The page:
The US midterm elections are behind us. As expected the Democrats took the House while Republicans hold the Senate. So what happens now? Surely we can’t tell, but if history is any guidance stock markets tend to go up from here. Five charts on (equity) market performance after the midterm elections.
- On average, equities went up!
The chart above shows that, on average, equities start to go up just before the elections and keep going up well into the next year. More importantly, equities tend to go up much faster in midterm election years than in all other years. Needless to say, substantial differences occur during different elections. This year for example, stock markets cratered in the run up to the midterms, as you will surely remember.
- Also, equities went up after every midterm election
However, a chart showing the 12-month return after every midterm elections since 1946 shows equities went up every time. Again, return differentials are large, but the fact is equities didn’t fall once a year after the elections. The average return over all observations was a very impressive 15.3%.
- But what about ‘gridlock’?
With the Democrats gaining control of the House of Representatives odds of a political gridlock, in which legislation becomes harder to pass, have increased. But the chart above shows it has become pretty common for the Presidential party to lose the majority in one or both houses (it happened everytime during the last four midterm elections). Also, it does not necessarily mean equity market weakness. Both the biggest and smallest 12-month S&P 500 Index return followed after a change in control in one or both houses.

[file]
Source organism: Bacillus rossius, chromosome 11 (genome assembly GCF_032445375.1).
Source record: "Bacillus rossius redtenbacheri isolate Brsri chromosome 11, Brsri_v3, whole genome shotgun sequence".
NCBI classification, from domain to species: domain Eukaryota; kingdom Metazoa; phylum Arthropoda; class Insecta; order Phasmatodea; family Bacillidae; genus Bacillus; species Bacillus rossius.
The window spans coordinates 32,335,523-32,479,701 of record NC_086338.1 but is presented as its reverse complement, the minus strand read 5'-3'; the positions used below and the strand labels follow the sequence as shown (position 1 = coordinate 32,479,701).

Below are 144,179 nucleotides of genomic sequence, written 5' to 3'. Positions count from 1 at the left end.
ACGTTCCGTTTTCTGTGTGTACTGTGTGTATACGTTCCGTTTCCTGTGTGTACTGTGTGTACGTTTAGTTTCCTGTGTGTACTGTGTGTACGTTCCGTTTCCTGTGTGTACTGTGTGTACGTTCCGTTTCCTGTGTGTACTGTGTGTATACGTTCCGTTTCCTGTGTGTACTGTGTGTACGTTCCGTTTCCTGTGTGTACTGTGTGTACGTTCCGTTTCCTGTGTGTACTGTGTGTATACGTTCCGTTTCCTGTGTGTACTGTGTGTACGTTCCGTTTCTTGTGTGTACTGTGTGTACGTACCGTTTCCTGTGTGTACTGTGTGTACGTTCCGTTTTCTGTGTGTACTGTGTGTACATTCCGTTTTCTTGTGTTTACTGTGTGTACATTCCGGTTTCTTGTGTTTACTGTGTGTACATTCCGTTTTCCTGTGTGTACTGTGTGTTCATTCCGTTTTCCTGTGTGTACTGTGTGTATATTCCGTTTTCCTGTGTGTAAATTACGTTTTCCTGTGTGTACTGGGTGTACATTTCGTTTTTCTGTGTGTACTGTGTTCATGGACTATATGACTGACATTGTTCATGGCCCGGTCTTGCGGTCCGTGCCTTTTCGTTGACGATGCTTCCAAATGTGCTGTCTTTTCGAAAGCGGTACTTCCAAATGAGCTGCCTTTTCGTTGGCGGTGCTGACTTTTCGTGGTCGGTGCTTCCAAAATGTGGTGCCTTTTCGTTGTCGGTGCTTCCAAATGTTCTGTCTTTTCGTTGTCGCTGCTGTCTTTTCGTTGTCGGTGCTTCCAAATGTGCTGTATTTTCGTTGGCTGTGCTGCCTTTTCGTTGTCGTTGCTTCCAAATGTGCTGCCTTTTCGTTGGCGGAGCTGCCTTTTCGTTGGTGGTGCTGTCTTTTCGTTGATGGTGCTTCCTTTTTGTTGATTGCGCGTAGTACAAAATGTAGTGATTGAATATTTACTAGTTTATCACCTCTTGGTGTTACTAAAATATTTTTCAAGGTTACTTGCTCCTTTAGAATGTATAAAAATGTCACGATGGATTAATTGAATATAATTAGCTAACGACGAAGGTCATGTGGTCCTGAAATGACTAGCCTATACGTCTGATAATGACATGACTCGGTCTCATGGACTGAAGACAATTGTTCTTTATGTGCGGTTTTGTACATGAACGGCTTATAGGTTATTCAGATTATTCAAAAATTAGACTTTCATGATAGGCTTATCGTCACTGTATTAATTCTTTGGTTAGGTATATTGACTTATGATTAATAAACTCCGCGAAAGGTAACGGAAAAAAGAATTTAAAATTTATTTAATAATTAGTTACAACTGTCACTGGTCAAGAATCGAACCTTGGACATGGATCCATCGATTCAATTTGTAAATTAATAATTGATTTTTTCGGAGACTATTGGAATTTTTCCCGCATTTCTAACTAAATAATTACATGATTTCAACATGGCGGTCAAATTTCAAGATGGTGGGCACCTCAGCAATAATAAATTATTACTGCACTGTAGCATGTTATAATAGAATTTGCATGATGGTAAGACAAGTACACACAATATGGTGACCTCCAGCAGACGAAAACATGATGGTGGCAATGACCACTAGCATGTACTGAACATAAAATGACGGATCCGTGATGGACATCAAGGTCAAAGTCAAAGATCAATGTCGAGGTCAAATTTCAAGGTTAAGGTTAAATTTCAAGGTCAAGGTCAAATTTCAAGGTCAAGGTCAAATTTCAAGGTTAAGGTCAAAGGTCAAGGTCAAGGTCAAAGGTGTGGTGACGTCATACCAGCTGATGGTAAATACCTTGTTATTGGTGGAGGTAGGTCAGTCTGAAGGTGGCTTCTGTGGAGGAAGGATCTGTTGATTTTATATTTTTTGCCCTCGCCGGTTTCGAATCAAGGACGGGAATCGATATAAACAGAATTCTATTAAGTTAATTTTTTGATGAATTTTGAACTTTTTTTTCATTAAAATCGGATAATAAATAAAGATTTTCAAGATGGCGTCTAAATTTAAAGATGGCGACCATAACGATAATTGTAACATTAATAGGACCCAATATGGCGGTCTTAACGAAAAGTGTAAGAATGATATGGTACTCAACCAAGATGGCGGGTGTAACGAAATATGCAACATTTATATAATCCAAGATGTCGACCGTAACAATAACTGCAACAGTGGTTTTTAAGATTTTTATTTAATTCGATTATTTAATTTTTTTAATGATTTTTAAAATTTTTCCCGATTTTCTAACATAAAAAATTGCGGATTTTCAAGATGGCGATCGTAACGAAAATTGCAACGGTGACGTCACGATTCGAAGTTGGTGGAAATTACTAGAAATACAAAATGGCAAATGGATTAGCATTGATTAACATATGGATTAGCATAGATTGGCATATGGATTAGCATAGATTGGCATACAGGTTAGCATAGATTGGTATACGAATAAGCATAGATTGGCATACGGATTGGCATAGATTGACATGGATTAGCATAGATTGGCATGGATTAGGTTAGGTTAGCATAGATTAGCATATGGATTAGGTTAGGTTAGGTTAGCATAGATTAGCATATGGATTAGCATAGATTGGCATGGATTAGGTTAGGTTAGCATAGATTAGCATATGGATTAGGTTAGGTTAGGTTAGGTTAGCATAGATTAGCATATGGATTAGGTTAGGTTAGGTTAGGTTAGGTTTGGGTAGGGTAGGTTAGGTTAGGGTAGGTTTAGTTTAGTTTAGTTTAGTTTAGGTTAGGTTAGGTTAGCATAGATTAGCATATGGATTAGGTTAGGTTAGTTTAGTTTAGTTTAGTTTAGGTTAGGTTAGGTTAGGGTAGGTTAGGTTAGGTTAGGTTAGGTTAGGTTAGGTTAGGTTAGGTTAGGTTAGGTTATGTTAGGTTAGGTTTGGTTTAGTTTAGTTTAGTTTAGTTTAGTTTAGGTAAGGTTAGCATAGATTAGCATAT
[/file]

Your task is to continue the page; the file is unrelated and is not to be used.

- 12-month is a light-year away in financial markets
For those investors having a shorter horizon than 12 months, things look pretty ‘ok’ as well. During midterm elections years, the S&P 500 index went up almost 11% on average from the October low until the end of the year. Again, the return was positive for every occasion since 1950. By the way, this year’s October low was on the 29th, and the S&P 500 Index has risen 4% since then, leaving enough room for further gains if the midterm average is any guidance.
- I’m invested a multi-asset portfolio, as I should
Hopefully, investors do not just own equities, as they learned about the power of diversification.Therefore, also a midterm-chart containing other asset classes besides equities. As it turns out, risk assets are the way to go, with both equities and high yield bond performance looking strong 6-months after the elections.
So, if historical data on midterm election returns is any guidance, there’s a compelling case for equities going forward. If you add to this that a recession is unlikely within the next 12 months, earnings growth will remain decent, and valuations have come down quite considerably, then it seems a bit premature to call the end of this bull market.